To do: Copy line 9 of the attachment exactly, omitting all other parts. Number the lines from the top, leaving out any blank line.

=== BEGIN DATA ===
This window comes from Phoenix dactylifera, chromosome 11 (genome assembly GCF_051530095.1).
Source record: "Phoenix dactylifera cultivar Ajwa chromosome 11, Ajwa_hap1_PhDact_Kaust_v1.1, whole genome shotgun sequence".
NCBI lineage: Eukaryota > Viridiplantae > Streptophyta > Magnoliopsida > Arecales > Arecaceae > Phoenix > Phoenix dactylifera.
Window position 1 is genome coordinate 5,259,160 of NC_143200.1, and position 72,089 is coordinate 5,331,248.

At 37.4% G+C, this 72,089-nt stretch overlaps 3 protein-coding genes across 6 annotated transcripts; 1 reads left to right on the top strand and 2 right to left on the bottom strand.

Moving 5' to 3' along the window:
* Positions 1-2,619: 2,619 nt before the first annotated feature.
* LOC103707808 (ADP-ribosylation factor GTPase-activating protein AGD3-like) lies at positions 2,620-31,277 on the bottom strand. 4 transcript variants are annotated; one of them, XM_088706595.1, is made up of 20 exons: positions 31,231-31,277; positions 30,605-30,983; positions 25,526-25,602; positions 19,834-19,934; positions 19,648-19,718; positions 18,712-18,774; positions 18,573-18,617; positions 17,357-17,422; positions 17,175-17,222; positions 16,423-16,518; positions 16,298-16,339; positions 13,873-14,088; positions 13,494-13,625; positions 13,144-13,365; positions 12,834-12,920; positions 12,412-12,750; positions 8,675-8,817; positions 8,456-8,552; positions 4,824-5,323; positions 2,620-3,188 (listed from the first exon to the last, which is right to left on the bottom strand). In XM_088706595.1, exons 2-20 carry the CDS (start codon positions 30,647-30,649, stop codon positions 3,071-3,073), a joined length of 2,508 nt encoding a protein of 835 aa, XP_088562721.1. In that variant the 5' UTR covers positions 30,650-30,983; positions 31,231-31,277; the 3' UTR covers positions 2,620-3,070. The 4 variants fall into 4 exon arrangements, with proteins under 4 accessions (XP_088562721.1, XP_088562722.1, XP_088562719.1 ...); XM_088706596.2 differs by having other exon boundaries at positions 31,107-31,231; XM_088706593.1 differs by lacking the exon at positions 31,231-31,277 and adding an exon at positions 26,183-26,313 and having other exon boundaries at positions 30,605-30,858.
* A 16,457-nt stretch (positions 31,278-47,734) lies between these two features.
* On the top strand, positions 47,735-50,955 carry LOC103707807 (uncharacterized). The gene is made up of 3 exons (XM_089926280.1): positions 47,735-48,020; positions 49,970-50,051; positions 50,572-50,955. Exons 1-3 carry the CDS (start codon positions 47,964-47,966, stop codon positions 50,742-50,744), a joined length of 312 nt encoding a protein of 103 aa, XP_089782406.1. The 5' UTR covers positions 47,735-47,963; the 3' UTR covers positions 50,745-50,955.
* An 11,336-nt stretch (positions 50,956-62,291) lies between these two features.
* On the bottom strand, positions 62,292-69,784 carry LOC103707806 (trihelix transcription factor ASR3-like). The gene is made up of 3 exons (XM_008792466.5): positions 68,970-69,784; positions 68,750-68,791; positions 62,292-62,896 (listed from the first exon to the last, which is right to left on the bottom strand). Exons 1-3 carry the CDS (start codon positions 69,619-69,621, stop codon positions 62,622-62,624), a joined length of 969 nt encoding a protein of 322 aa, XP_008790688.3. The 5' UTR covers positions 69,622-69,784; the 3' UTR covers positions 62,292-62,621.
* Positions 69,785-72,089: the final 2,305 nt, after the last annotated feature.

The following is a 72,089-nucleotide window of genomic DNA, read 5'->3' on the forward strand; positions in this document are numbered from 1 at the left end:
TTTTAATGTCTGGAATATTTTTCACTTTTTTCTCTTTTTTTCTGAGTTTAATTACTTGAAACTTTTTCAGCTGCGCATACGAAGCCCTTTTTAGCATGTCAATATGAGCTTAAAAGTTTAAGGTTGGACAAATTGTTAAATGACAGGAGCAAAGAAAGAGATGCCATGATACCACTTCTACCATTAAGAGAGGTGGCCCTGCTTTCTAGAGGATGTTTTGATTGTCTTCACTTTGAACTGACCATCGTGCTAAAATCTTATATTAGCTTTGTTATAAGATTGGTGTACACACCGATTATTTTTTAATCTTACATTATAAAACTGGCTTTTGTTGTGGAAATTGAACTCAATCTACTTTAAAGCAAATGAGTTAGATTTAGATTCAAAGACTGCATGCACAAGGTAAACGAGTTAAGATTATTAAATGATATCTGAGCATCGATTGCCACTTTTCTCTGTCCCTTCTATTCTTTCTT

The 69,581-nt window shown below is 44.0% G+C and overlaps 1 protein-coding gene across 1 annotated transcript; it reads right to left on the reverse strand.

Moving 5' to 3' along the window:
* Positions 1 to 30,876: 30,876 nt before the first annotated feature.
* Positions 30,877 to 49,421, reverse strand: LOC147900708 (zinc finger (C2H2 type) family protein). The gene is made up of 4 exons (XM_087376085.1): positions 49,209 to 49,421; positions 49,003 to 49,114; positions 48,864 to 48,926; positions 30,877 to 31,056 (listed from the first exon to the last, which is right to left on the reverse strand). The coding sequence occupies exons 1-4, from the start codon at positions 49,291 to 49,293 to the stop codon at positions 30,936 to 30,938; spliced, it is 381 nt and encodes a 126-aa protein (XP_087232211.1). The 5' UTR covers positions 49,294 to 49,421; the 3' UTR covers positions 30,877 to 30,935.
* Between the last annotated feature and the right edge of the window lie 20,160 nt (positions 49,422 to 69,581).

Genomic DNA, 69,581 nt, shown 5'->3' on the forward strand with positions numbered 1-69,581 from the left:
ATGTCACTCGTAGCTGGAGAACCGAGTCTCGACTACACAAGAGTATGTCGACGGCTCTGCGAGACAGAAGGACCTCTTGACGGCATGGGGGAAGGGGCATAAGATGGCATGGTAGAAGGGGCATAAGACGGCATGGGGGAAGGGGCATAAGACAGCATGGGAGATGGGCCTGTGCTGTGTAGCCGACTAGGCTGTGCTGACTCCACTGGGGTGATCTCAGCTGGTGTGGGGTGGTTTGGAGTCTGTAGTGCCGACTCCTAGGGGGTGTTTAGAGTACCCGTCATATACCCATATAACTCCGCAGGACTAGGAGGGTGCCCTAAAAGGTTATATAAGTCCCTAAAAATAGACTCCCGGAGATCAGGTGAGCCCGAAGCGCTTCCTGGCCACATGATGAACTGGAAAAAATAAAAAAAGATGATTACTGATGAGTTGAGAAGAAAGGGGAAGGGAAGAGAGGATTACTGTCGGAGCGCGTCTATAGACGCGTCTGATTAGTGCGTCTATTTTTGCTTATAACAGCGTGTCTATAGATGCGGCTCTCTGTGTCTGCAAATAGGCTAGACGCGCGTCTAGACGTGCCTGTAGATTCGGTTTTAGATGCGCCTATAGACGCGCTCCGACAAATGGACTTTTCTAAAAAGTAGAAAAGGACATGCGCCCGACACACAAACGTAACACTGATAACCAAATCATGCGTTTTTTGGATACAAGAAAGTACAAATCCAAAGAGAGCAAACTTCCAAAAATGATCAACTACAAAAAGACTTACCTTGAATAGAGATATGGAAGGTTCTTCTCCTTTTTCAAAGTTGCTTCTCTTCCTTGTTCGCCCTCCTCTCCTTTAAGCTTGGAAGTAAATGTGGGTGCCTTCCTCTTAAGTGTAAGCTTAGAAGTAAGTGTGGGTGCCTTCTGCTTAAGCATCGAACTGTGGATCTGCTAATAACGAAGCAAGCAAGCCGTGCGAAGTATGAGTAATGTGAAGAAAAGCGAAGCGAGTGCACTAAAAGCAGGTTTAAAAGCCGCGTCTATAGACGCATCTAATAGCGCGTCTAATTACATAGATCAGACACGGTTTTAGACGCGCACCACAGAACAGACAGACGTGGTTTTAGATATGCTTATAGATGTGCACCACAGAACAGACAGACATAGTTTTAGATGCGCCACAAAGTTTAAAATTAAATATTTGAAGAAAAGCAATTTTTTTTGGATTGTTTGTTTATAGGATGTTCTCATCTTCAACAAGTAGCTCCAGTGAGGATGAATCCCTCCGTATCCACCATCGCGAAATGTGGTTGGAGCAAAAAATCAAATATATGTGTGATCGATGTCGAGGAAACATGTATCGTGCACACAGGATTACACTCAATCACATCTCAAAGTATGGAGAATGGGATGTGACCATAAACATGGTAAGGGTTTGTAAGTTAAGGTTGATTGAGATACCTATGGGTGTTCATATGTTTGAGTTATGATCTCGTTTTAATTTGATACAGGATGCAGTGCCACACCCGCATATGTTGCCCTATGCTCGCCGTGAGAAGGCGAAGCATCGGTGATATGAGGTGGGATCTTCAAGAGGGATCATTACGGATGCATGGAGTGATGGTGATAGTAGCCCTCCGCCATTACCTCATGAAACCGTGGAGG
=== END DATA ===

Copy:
* A 16,457-nt stretch (positions 31,278-47,734) lies between these two features.